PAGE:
• parts of documents which contain personal data the re-use of which would be incompatible with data protection rules (i.e. the GDPR);

  • documents held by broadcasters;

  • documents held by educational and research establishments, except university libraries;

  • documents held by cultural establishments, other than museums, libraries and archives.

Overview of main types of licensing policies regarding re-use of Public Sector Information

One of the major provisions of the PSI Directive is that Members States can use their own licensing schemes freely as long as those licensing schemes do not restrict possibilities for re-use unnecessarily, meaning that they should use permissive licenses to make available to the public the documents and information they hold. 

In the following table we will try to cover all the Member States’ practices or recommendations regarding publication and reuse of Public sector Information and the attached IPR policies for re-use. When no specific licensing scheme is adopted, we should refer to the open data portals of each respective country and respect the appropriate IPR policies.

Country

PSI licensing schemes

IPR Rights on Public Sector Information

Austria

CC-BY 4.0[5]

Free to use with acknowledgment to the source

Belgium

Licence Ouverte (BE) = CC0 by default

Use of other licenses should be motivated and indicated by the Administration[6]

Free to reuse without restriction

Bulgaria

No specific licensing scheme

 

Croatia

Open License[7]

Free to use with acknowledgment to the source

Cyprus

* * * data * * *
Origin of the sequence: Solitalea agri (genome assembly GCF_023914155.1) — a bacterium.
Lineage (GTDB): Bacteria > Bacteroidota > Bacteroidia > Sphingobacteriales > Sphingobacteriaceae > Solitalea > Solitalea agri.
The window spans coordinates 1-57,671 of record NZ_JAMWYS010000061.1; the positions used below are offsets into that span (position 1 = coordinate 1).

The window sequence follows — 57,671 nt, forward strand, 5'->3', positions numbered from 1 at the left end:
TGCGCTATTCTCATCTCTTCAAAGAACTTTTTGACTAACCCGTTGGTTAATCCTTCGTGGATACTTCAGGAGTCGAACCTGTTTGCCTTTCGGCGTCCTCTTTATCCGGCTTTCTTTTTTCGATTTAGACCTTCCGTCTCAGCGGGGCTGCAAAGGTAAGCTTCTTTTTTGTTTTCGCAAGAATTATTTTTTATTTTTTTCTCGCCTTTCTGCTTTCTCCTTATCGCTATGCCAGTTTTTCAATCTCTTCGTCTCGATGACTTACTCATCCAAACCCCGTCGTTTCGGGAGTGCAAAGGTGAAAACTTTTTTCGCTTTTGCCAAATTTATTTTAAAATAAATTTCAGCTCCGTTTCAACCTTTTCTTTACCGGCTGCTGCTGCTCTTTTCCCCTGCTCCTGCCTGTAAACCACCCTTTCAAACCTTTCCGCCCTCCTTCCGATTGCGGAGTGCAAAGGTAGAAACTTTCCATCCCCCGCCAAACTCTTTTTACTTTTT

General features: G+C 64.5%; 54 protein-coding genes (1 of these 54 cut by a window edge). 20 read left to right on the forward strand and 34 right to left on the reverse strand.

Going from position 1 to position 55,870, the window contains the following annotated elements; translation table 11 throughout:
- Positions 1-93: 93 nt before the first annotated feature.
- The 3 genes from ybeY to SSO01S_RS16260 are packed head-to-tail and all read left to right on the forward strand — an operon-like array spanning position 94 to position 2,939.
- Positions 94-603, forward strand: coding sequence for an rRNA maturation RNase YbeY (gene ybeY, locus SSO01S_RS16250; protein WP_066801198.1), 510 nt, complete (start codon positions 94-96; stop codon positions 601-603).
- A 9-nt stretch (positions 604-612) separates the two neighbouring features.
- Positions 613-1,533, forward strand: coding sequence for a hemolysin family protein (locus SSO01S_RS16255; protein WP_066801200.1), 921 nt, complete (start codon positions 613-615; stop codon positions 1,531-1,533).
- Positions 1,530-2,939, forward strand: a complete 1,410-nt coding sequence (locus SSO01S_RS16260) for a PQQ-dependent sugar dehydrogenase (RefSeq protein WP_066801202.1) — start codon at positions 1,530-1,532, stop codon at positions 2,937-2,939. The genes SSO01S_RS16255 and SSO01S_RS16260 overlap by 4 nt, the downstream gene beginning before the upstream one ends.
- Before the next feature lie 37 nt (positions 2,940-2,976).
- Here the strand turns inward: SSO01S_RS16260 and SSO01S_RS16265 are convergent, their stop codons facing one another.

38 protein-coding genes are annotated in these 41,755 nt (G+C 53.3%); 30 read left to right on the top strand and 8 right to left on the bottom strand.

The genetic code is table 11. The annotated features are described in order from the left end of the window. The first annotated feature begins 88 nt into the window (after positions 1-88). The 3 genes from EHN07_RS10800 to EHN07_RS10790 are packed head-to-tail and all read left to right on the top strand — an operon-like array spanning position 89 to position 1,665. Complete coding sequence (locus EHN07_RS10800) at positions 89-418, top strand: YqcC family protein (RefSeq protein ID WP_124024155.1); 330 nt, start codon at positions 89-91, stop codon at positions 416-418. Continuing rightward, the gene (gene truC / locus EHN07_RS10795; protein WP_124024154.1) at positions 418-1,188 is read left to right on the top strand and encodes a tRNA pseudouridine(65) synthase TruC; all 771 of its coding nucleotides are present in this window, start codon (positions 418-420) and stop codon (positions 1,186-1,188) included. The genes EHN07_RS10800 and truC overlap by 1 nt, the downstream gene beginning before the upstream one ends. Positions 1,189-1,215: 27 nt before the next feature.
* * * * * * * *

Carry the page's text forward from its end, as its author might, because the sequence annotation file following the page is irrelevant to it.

No specific licensing scheme

 

Czech Republic

Terms of Use of Czech Statistical Office[8]

Free to use with acknowledgment to the source

Denmark

DK Open Data License[9]

Free to use with acknowledgment to the source

Estonia

Recommendation of CC-BY 3.0 (may be obsolete)[10]

Free to use with acknowledgment to the source

Finland

No specific licensing scheme

 

France

Licence Ouverte (FR), ODbL + various software licenses (concerning documents not exempted from copyright)[11]

Free to use with acknowledgment to the source

Germany

„Datenlizenz Deutschland  Namensnennung – Version 2.0"[12]

Free to use with acknowledgment to the source

Datenlizenz Deutschland – Zero Version 2.0"

Free to use without restriction

Greece

No specific licensing scheme

 

Hungary

No specific licensing scheme

 

Iceland

No specific licensing scheme

 

Ireland

Circular 12/2016 of the Department of Public Expenditure and Reform recommends CC BY 4.0

Free to use with acknowledgment to the source

Italy

Linee guida nazionali per la valorizzazione del patrimonio informativo pubblico recommends CC BY 4.0[13]

Free to use with acknowledgment to the source

Latvia

No specific licensing scheme

 

Lithuania

No specific licensing scheme

 

Luxembourg

CC0 1.0 + Guide of good practices (not binding)[14]

Free to use without restriction

Malta

CC-BY 4.0[15]

Free to use with acknowledgment to the source

Netherlands

Government portal uses CC0 by default[16]

Free to use without restriction

Norway

Norwegian License for Open Government Data (NLOD) 2.0[17]

Free to use with acknowledgment to the source

Poland

No specific licensing scheme

 

Portugal

CC-BY 4.0[18]